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April 14, 2006
A USB flash drive is essentially NAND-type flash memory integrated with a USB 1.1 or 2.0 interface used as a small, lightweight, removable data storage device of up to 64 GB (as of 2006[update]). USB flash drives use the USB mass storage standard for removable storage devices. To use such a device, your operating system must have driver support for both USB mass storage plus the file system used on the flash drive. All versions of Mac OS X support USB Mass Storage devices natively. Microsoft Windows XP, 2000 and ME shipped with native support for USB Mass Storage devices, but any previous Windows version requires a driver that is usually available from the manufacturer. All versions of Linux which support USB and SCSI storage support USB flash drives, although some desktop environments assume that the drive is partitioned (not a safe assumption). Some recent USB flash drives act as two drives - as a removable disk device (the actual drive itself), and as a USB floppy drive (again, as the actual drive itself, but as another drive in Windows). Normally, the drivers for the removable disk device would be located on the floppy drive (one portion of the removable disk device), for operating systems that cannot find the driver for the drive natively. (Read more...)
March 24, 2006
A central processing unit (CPU), or sometimes simply processor, is the component in a digital computer that interprets instructions and processes data contained in software. CPUs provide the fundamental digital computer trait of programmability, and are one of the core components found in almost all modern microcomputers, along with primary storage and input/output facilities. A CPU that is manufactured using integrated circuits, often just one, is known as a microprocessor. Since the mid-1970s, single-chip microprocessors have almost totally replaced all other types of CPUs, and today the term "CPU" almost always applies to some type of microprocessor.
The phrase "central processing unit" is, in general terms, a description of a certain class of logic machines that can execute complex computer programs. This broad definition can easily be applied to many early computers that existed long before the term "CPU" ever came into widespread usage. However, the term itself and its acronym have been in use in the computer industry at least since the early 1960s (Weik 1961). The form, design and implementation of CPUs have changed dramatically since the earliest examples, but their fundamental operation has remained much the same.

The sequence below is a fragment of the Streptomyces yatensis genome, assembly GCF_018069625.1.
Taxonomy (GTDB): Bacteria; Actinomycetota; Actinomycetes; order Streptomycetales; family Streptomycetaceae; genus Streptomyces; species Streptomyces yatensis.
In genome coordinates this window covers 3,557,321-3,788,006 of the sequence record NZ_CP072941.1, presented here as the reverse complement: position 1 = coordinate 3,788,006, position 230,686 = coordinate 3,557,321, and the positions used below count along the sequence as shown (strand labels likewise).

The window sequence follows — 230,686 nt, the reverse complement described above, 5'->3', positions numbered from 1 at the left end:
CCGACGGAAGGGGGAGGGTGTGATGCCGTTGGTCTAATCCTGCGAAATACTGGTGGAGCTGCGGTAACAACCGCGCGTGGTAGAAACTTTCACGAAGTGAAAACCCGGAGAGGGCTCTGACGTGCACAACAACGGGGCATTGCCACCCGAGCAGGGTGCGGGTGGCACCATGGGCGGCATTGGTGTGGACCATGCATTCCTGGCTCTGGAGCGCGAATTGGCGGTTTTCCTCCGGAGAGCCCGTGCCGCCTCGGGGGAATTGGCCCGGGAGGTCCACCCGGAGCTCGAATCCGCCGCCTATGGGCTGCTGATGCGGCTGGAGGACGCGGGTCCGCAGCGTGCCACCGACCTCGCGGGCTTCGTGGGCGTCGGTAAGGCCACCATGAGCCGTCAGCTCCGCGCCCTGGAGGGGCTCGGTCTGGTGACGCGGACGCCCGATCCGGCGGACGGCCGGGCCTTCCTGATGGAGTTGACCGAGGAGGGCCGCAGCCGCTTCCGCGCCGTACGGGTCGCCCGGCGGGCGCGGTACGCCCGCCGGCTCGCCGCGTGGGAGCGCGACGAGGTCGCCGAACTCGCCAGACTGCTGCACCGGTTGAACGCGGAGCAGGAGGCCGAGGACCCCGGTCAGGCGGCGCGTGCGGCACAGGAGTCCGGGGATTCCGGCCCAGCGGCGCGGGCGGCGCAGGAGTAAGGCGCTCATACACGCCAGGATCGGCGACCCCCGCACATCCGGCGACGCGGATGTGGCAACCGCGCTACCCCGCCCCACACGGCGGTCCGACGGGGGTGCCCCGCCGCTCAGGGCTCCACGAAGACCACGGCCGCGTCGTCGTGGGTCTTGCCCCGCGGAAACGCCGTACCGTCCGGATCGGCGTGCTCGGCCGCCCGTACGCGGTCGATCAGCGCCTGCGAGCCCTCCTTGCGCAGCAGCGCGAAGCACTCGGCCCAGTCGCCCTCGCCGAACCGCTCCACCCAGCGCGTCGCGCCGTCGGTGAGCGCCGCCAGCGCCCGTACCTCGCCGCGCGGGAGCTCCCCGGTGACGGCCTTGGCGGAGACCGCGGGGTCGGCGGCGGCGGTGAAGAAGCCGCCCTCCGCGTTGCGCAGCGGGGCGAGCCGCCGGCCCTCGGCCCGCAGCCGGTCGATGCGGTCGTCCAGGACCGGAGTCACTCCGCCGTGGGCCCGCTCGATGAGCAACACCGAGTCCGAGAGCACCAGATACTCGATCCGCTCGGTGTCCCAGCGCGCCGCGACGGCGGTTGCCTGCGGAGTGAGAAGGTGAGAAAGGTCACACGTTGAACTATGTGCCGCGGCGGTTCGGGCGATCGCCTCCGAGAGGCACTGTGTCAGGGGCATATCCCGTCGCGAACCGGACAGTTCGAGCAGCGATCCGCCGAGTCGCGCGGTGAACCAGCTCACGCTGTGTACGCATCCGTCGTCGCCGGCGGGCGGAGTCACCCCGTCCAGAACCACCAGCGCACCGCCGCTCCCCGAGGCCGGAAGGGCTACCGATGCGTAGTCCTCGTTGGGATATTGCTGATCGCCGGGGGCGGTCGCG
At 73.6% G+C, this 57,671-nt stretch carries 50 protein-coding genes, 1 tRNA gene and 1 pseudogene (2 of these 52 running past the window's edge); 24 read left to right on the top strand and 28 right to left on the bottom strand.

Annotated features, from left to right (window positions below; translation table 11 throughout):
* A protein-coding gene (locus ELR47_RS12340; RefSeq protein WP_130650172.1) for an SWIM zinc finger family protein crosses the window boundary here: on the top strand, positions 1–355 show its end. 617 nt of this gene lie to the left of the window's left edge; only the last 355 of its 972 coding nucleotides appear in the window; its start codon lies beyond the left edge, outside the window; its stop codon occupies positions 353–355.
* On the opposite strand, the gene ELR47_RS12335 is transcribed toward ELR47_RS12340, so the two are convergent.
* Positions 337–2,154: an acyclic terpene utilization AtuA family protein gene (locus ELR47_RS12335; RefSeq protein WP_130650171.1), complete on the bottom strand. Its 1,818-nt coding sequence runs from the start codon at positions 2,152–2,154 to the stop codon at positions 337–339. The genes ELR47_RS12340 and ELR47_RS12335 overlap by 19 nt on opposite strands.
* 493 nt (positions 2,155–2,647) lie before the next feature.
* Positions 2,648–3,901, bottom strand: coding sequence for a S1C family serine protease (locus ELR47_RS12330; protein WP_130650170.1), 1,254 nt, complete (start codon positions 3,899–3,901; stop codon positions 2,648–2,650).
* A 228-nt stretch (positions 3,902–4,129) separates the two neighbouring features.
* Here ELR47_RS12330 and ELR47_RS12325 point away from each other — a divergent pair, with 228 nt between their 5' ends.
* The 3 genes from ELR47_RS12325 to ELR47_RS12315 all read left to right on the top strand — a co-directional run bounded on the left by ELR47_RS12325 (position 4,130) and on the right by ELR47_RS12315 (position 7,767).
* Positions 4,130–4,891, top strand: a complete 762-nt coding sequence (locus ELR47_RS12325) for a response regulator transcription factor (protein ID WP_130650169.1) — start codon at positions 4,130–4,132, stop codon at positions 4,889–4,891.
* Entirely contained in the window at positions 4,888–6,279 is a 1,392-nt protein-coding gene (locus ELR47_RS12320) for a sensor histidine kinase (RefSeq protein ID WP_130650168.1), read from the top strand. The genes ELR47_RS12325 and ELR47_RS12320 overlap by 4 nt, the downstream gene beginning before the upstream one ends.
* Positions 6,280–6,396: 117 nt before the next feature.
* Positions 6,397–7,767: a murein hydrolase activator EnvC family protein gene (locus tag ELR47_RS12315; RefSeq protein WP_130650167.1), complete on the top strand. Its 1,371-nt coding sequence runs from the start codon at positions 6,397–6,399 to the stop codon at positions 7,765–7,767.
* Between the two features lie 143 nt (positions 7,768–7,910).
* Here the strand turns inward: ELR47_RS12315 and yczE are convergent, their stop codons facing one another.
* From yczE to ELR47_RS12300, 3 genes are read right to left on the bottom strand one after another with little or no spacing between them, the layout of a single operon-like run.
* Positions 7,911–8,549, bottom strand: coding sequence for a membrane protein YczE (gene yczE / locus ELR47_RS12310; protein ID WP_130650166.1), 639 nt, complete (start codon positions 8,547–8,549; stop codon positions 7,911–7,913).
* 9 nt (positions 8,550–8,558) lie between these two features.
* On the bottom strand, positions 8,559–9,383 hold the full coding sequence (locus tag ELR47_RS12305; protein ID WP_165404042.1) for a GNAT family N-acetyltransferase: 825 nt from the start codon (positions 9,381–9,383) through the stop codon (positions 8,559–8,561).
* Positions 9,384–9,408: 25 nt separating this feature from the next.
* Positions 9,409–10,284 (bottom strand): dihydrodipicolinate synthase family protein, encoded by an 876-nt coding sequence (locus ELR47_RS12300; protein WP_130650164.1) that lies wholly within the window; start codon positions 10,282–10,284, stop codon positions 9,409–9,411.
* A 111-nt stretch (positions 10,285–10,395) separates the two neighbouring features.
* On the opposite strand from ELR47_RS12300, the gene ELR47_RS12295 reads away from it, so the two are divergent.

January 17, 2006
The Deep Space Network is an international network of radio antennas that supports interplanetary spacecraft missions, and radio and radar astronomy observations for the exploration of the solar system and the universe. The network also supports selected Earth-orbiting missions. DSN is part of the NASA Jet Propulsion Laboratory. The Deep Space Network currently consists of three deep-space communications facilities placed approximately 120 degrees apart around the world at Goldstone, California, Robledo de Chavela, Spain, and Canberra, Australia. Each facility is situated in semi-mountainous, bowl-shaped terrain to shield against radio frequency interference. This strategic placement permits constant observation of spacecraft as the Earth rotates, and helps to make the DSN the largest and most sensitive scientific telecommunications system in the world. Most recently the Deep Space Network is going to be used to send to and receive signals from the Pluto probe New Horizons.
January 2, 2006
The Saturn V (popularly known as the Moon Rocket) was a multistage liquid-fuel expendable rocket most well known for its use in NASA's Apollo program. It was the largest production model of the Saturn family of rockets, although NASA contemplated larger models (such as the Nova rocket). The rocket was designed under the direction of Wernher von Braun at the Marshall Space Flight Center, with the lead contractors being The Boeing Company, North American Aviation, Douglas Aircraft Company, and IBM. Saturn V rockets were launched between 1967 and 1973. The Saturn V rocket was also used to launch Skylab. To this day the Saturn V remains the largest rocket ever launched.
November 11, 2005
An industrial robot was officially defined by ISO (Standard 8373:1994, Manipulating Industrial Robots – Vocabulary) as an automatically controlled, reprogrammable, multipurpose manipulator programmable in three or more axes. The field of industrial robotics may be more practically defined as the study, design and use of robot systems for manufacturing (a top-level definition relying on the prior definition of robot). Typical applications of industrial robots include welding, painting, ironing, assembly, pick and place, palletizing, product inspection, and testing, all accomplished with high endurance, speed, and precision. Manufacturers of industrial robots include: Intelligent Actuator, Adept, Epson Robots, Yaskawa-Motoman, ABB, Epson-Seiko, IGM Robotersysteme, Comau, Cloos GmbH, KUKA Robotics, Kawasaki and FANUC Robotics.
June 19, 2005
Soldering is a process of joining metal parts using a filler metal of low melting point (solder). Heat is applied to the metal parts, and the soft filler metal is pressed against the joint, melts, and is drawn into the joint by capillary action with the help of the appropriate flux material (which helps reduce oxidation of the metal parts and increases the strength of the bond). After the metal cools, the resulting joints are not as strong as the base metal, but have adequate strength, electrical conductivity, and water-tightness for many uses. Soldering is an ancient technique that has been used practically as long as humans have been making articles out of metal.